When we pray to God, we are to pray with the understanding that our desires are to be rooted within a relationship with Him.  He wants us to grow more and more with Him.

In her prayer to God, we will focus on these three things:

  • Hannah’s vow to the Lord
  • Hannah asked for recognition
  • Hannah’s offering

Hannah made a vow with God not only with herself but also with her future child.  When she made this promise, it affected the course of her child’s life.  The vow was a Nazarite vow, where the person would separate and consecrate himself for service to God in the temple.  We find that Samuel would be serving the Lord diligently for his entire life.

Making a vow is not to be taken lightly, and is not recommended (Judges 11:29-40).

So, (Akron Alliance Fellowship) Church, when you are praying:

Matthew 5:37

But let your word yes be yes, and your no be no.[a] Anything more than this is from the evil one.

When Samuel was born, we know that Hannah followed her vow by keeping her commitment.  Her only child was committed to service.  Her desire to be a mother was fulfilled, but she released Samuel to serve the Lord.  This is the type of prayer that we are to focus on when it comes to our own service to Jesus Christ.

Hannah prayed to the Lord to be remembered by God as her servant (1 Samuel 1:11).  In Hannah, whose name means “grace,” you can understand her sincerity of prayer before the Lord.  Note that God heard her affliction, and we see that Hannah bore Samuel and many more children afterward (three sons and two daughters).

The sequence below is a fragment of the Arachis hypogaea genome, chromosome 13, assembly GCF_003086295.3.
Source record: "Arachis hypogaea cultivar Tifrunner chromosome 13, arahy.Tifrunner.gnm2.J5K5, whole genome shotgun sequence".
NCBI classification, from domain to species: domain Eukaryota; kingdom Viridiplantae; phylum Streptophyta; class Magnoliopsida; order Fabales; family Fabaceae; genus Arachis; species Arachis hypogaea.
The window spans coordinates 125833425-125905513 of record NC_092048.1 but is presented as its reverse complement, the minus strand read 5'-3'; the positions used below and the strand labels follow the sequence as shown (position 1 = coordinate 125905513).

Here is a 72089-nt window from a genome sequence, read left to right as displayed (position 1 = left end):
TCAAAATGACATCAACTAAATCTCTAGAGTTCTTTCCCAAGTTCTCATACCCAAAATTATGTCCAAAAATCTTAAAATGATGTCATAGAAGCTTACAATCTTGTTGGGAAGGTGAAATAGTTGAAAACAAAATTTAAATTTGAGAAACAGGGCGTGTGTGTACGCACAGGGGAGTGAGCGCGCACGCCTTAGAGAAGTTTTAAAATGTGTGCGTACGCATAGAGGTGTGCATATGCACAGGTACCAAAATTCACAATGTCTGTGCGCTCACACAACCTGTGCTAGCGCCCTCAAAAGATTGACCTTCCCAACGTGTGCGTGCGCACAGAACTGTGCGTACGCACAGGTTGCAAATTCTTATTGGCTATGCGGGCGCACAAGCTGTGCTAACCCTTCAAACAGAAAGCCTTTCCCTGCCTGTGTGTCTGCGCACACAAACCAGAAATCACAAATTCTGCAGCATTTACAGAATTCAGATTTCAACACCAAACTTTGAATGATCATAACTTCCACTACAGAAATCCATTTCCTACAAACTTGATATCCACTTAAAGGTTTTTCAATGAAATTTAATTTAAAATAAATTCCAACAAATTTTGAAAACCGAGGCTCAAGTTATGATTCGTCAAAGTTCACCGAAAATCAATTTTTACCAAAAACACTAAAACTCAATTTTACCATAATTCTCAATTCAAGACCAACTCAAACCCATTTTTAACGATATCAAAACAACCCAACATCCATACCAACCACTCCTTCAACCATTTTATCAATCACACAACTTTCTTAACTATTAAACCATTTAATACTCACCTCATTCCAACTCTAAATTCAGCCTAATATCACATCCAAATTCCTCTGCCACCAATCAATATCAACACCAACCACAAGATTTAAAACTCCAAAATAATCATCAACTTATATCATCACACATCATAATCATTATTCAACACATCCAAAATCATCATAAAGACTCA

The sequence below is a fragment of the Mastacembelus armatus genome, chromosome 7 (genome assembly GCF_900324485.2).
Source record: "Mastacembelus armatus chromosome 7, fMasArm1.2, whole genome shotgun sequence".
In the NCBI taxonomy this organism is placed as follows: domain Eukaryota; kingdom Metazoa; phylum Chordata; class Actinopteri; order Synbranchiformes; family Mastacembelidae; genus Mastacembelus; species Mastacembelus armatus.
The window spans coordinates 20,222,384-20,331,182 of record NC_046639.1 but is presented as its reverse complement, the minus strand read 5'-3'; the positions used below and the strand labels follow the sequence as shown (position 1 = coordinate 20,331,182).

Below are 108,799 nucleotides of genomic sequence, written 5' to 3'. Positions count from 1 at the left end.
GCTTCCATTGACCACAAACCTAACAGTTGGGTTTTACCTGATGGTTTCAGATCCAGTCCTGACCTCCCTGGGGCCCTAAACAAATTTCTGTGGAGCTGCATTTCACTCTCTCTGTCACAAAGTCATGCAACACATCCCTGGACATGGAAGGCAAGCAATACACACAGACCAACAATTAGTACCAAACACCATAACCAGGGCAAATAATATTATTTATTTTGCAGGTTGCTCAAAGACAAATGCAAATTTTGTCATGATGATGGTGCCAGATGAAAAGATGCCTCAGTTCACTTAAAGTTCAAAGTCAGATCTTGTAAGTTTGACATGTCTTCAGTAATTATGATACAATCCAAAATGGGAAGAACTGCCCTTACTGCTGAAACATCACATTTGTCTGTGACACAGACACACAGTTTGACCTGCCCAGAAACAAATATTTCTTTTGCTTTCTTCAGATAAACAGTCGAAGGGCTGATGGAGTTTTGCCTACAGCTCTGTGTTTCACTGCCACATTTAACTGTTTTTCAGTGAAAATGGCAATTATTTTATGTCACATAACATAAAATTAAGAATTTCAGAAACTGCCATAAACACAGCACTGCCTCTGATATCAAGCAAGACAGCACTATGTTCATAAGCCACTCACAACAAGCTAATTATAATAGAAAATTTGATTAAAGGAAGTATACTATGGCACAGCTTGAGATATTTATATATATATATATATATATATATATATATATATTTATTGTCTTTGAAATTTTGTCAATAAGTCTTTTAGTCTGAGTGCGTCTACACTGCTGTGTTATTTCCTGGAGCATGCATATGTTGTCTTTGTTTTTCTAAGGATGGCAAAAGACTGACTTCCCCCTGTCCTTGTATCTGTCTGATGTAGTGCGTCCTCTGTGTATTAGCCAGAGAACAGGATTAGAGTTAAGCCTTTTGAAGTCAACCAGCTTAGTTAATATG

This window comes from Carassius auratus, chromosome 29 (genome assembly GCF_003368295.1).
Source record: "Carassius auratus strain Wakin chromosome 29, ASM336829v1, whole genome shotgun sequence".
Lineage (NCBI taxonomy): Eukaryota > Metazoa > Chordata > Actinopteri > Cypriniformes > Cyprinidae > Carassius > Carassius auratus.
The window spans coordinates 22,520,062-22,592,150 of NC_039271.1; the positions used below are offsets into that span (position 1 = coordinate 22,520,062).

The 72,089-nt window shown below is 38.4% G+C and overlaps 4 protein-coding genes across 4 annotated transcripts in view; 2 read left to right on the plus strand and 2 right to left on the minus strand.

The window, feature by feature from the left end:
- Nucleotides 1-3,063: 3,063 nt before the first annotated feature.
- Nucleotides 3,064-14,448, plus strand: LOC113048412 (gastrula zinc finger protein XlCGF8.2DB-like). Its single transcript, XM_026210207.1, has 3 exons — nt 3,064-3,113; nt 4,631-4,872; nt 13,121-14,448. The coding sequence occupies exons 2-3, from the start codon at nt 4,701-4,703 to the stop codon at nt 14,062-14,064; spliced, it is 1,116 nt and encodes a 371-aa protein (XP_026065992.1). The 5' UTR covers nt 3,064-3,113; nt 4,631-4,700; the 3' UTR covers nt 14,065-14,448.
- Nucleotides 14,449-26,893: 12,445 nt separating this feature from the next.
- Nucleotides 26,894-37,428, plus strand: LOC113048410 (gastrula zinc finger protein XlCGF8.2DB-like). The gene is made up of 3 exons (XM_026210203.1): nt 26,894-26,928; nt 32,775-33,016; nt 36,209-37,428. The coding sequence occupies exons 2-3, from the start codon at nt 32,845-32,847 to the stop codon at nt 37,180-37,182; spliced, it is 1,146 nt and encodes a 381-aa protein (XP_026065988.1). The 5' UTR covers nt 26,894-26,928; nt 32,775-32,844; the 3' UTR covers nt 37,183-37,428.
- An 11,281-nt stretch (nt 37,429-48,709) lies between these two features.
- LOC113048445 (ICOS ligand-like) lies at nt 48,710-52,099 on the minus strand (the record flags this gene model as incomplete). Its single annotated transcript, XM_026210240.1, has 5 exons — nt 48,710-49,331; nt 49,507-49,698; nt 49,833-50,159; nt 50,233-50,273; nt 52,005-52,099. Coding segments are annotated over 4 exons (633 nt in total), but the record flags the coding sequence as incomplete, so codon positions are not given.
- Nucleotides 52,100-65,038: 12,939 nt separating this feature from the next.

The lesson here is remaining prayerful.  God, in His sovereignty, does recognize your prayers, and it make take some time before He answers them.

Hannah’s offering was giving her son back to the Lord.  She offered her son as a way of serving the Lord in her desire to please God. Samuel was faithful in service and became a judge over Israel.

There is a parallel to her actions to Jesus’ prayer in John 17:

John 17:9-11

I pray for them.

I am not praying for the world

but for those You have given Me,

because they are Yours.

Everything I have is Yours,

and everything You have is Mine,

and I have been glorified in them.

I am no longer in the world,

but they are in the world,

and I am coming to You.

Holy Father,

protect them by Your name

that You have given Me,

so that they may be one as We are one.

 

Jesus asked God to keep and protect His servants.  The persons that Jesus would die on the cross for belonged to the Father.

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About melvingaines

I am a communications professional, author and inspirational speaker with experience as a business owner and corporate management for over 25 years. I am a member of the National Association of Black Accountants and served as President of the National Association of Credit Management, Greater Akron (OH). I have also been a member of the American Collectors Association International, Inc. and the Commercial Law League of America. I am presently a Sunday school instructor at Akron Alliance Fellowship Church in Akron and moderate over numerous bible studies and church cell group sessions. My degree is in Business and Organizational Communication from The University of Akron, and I am working on my M.A. in Christian Studies with Crown College (MN). My hometown is Cleveland (the center of the universe) and I am married to my lovely childhood sweetheart, Lynn. View all posts by melvingaines